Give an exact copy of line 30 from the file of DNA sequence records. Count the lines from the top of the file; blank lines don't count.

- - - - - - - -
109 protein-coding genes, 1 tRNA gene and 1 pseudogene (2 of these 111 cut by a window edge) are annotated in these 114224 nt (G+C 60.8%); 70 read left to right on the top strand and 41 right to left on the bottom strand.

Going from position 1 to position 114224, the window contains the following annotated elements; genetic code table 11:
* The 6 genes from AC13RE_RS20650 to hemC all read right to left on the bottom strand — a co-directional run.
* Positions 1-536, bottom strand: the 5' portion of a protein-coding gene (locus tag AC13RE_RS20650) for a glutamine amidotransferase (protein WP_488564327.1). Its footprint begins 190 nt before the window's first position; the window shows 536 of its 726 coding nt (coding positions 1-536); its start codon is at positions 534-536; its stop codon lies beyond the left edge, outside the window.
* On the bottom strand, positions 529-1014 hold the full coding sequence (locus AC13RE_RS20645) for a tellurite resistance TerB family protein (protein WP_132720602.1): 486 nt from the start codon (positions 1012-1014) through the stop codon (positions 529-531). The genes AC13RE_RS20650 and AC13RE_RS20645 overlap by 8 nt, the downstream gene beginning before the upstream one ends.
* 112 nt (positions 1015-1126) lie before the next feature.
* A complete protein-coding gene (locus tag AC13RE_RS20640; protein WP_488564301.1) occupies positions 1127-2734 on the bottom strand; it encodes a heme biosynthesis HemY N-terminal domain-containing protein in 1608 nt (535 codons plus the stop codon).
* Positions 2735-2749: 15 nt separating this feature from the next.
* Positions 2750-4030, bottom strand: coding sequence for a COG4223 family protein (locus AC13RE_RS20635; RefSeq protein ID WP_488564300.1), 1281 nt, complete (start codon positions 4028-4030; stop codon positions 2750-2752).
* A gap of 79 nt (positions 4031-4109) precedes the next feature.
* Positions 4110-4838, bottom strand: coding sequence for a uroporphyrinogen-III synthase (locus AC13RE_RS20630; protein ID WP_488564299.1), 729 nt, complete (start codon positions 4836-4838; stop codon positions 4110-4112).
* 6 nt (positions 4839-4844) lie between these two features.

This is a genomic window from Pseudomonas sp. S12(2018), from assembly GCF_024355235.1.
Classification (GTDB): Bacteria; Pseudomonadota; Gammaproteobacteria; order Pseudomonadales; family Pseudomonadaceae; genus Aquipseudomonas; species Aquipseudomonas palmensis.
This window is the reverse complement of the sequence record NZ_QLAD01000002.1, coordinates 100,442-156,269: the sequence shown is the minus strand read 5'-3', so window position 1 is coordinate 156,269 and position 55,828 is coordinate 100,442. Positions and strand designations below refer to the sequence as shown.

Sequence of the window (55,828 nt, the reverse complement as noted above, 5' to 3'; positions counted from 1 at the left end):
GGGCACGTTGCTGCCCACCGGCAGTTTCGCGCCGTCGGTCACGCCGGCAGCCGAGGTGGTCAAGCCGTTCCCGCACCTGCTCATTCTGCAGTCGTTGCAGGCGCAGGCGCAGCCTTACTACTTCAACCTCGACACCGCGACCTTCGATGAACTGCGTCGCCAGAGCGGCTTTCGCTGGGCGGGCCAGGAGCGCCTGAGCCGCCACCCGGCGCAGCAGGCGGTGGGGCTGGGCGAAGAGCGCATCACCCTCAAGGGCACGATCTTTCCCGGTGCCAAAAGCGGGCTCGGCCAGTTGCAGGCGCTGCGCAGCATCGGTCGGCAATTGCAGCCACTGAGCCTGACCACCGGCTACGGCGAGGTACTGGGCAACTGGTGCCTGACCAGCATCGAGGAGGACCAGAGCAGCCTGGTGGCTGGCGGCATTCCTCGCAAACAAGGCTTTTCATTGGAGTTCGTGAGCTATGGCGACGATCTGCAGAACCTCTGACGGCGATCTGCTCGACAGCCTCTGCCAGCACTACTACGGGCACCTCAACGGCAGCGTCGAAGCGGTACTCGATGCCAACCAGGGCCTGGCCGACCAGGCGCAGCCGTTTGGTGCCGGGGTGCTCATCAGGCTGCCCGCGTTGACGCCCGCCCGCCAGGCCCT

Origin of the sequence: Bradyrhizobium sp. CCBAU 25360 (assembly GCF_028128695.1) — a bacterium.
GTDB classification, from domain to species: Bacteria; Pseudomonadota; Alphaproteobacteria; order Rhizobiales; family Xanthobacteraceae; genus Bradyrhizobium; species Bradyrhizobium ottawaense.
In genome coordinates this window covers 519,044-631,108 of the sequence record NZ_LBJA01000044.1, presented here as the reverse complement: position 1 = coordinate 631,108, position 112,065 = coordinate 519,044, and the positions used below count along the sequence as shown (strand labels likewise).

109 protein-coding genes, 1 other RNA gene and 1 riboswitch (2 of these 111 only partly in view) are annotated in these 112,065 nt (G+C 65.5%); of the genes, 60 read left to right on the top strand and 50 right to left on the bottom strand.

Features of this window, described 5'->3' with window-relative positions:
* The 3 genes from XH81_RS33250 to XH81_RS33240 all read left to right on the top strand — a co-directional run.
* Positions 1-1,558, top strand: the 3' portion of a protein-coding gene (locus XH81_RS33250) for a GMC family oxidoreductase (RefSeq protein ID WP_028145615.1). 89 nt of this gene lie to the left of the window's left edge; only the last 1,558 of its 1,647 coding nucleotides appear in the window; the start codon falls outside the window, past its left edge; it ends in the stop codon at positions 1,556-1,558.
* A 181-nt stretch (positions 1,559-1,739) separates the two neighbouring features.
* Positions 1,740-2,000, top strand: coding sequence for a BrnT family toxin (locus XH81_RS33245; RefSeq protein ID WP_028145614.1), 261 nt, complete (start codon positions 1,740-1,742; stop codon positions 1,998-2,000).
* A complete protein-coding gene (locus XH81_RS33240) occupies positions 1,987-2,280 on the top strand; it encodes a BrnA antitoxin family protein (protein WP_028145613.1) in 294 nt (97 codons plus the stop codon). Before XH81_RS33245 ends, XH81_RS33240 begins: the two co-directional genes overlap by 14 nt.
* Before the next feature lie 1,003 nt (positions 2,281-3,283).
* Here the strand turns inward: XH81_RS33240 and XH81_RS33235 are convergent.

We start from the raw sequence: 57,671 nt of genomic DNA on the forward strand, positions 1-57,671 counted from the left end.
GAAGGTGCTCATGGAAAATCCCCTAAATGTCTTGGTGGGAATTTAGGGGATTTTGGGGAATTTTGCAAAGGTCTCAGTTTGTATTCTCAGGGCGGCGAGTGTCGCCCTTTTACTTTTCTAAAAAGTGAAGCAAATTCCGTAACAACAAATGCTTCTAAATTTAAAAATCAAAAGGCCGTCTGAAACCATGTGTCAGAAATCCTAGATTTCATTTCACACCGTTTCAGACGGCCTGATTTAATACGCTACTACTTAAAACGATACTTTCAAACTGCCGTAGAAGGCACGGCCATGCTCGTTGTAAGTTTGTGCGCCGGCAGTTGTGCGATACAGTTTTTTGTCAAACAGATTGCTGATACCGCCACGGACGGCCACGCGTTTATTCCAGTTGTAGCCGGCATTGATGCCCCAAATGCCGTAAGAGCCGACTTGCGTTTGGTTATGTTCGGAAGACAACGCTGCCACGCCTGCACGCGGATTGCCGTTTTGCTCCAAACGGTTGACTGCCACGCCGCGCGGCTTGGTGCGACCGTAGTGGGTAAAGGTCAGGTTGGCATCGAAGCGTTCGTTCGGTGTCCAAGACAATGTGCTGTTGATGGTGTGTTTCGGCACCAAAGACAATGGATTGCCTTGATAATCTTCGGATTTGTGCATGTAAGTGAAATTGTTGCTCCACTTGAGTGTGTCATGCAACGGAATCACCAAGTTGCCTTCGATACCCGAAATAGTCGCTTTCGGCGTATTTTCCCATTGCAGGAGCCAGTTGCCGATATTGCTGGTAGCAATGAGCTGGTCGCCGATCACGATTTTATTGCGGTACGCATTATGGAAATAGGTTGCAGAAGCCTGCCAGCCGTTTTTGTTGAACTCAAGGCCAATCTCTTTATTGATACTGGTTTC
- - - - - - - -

We start from the raw sequence: 57,671 nt of genomic DNA on the forward strand, positions 1-57,671 counted from the left end.